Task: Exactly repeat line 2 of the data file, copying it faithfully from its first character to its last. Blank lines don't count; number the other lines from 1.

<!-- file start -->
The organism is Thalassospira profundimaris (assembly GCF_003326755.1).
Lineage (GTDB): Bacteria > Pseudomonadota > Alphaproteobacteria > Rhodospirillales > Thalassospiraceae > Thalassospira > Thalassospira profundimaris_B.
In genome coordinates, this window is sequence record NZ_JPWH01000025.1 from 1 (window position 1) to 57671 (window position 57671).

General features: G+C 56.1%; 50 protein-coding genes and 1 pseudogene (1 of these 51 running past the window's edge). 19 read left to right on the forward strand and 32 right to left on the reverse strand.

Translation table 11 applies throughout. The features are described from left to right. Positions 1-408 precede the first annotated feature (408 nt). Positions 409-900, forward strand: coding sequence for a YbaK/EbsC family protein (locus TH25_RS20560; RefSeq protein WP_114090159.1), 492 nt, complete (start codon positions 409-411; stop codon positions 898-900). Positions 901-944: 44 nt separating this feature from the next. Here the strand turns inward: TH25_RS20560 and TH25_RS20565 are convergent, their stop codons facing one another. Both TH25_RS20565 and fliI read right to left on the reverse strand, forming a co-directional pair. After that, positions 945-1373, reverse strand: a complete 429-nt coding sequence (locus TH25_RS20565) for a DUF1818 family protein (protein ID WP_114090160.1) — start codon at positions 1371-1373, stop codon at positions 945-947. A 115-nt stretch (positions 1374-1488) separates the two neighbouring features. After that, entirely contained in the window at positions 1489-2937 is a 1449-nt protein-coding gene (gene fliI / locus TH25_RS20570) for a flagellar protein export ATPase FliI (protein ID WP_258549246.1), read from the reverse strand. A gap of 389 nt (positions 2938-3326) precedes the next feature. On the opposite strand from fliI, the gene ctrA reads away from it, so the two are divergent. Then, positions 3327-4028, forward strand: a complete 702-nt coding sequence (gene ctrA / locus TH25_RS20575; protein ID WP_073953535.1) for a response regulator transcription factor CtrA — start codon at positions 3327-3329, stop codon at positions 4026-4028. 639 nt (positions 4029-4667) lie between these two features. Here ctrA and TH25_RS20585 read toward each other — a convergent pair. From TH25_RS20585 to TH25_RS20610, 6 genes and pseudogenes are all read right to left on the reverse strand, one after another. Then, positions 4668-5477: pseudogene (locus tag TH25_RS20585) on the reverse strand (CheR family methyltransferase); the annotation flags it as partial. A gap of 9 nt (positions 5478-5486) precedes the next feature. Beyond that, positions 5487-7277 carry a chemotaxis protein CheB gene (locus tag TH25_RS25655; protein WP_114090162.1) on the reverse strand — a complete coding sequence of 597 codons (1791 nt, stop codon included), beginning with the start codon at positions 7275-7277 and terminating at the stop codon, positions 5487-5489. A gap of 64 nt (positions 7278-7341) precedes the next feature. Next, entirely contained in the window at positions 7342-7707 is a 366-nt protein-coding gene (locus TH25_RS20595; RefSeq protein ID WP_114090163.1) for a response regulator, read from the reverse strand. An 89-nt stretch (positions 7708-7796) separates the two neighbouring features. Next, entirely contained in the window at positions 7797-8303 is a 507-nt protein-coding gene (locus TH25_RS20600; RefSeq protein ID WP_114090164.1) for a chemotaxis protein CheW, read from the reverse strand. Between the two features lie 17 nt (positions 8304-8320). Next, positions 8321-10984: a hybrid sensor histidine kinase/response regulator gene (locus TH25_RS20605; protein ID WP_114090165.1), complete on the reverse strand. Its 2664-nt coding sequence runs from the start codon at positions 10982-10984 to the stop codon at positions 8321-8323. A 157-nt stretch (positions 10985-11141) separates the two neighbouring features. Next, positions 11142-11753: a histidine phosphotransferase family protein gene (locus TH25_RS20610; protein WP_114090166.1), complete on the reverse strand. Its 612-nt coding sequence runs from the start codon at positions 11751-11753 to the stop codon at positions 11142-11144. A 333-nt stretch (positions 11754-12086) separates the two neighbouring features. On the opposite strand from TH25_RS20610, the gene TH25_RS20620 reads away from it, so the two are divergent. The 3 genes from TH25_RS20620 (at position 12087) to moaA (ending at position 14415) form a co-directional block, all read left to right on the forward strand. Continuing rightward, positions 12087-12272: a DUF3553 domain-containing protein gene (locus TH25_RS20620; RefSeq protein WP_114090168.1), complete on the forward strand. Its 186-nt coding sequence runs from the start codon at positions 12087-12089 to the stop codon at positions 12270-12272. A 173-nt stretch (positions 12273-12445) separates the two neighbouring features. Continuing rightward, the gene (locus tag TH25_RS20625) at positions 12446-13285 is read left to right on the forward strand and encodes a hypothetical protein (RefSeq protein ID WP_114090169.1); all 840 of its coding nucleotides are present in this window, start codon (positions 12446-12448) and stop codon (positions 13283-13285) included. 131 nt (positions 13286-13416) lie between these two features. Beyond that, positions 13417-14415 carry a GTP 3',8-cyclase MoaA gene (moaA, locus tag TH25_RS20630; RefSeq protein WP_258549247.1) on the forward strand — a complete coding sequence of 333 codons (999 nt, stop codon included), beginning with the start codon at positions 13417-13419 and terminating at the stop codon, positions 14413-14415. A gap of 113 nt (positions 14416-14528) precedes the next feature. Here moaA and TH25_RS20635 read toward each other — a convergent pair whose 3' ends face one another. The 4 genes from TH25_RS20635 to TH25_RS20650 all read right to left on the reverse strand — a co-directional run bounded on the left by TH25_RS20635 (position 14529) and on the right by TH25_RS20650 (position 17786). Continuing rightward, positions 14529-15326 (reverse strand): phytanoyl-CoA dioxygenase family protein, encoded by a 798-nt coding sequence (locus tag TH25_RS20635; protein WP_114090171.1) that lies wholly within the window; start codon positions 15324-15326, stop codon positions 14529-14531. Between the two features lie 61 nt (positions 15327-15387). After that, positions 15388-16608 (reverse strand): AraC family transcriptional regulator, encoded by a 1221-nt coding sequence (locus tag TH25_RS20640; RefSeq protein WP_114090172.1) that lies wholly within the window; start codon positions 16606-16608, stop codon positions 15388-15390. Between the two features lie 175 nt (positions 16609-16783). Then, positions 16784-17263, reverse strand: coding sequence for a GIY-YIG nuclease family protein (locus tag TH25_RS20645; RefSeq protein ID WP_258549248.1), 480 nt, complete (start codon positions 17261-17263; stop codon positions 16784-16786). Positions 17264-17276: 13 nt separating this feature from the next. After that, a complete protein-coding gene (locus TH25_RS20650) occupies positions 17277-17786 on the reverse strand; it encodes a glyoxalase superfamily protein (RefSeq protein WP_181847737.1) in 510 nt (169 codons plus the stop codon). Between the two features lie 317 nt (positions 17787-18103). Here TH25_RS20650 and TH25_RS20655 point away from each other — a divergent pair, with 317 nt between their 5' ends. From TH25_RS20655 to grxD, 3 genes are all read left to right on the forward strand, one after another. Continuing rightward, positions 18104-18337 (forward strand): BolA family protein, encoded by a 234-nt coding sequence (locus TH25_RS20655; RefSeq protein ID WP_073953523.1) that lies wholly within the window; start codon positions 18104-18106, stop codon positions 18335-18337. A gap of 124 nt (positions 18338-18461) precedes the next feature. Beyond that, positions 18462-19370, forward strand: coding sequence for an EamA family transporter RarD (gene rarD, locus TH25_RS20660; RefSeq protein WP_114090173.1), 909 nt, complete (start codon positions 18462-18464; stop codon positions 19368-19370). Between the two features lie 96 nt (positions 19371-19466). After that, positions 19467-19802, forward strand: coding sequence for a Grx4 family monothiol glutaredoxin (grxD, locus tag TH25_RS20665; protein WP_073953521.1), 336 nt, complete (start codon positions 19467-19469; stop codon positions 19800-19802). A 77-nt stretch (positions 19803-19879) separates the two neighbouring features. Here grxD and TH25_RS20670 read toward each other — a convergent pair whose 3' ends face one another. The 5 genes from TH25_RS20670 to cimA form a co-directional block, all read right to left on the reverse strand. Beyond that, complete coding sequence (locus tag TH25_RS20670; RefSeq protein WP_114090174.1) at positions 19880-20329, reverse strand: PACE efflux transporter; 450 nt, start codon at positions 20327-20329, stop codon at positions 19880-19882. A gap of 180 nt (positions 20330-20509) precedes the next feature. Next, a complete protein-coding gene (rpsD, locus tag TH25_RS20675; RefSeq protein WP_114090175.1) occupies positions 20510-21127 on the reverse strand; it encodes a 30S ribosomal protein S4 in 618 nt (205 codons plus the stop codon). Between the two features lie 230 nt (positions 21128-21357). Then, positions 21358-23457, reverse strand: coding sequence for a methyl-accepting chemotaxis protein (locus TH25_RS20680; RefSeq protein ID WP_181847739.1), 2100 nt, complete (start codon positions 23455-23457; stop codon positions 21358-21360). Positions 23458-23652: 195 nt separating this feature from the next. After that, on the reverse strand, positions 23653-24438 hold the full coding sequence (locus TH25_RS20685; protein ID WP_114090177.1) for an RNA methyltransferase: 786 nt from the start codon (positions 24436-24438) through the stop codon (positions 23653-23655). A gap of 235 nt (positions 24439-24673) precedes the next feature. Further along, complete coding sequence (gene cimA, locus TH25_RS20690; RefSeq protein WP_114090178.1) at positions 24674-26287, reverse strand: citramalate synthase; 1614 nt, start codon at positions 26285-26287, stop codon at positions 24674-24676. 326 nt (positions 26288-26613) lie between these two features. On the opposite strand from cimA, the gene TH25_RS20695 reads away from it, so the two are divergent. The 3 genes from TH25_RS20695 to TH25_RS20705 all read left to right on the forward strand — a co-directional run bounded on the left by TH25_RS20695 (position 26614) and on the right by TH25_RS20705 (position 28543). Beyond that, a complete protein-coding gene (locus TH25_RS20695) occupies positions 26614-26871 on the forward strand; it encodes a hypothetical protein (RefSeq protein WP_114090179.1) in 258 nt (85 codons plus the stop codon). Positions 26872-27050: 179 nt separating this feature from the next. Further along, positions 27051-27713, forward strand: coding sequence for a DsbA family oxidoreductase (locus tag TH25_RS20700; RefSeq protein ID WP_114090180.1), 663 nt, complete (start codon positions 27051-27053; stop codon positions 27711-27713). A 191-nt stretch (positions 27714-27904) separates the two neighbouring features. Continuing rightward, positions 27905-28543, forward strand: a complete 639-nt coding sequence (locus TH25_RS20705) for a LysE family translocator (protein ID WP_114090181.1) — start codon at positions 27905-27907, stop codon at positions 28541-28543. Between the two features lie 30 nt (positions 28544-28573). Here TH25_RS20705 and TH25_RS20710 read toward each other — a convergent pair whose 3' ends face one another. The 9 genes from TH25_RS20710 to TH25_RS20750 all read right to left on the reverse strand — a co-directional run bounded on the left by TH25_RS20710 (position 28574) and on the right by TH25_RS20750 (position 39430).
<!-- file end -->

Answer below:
Lineage (GTDB): Bacteria > Pseudomonadota > Alphaproteobacteria > Rhodospirillales > Thalassospiraceae > Thalassospira > Thalassospira profundimaris_B.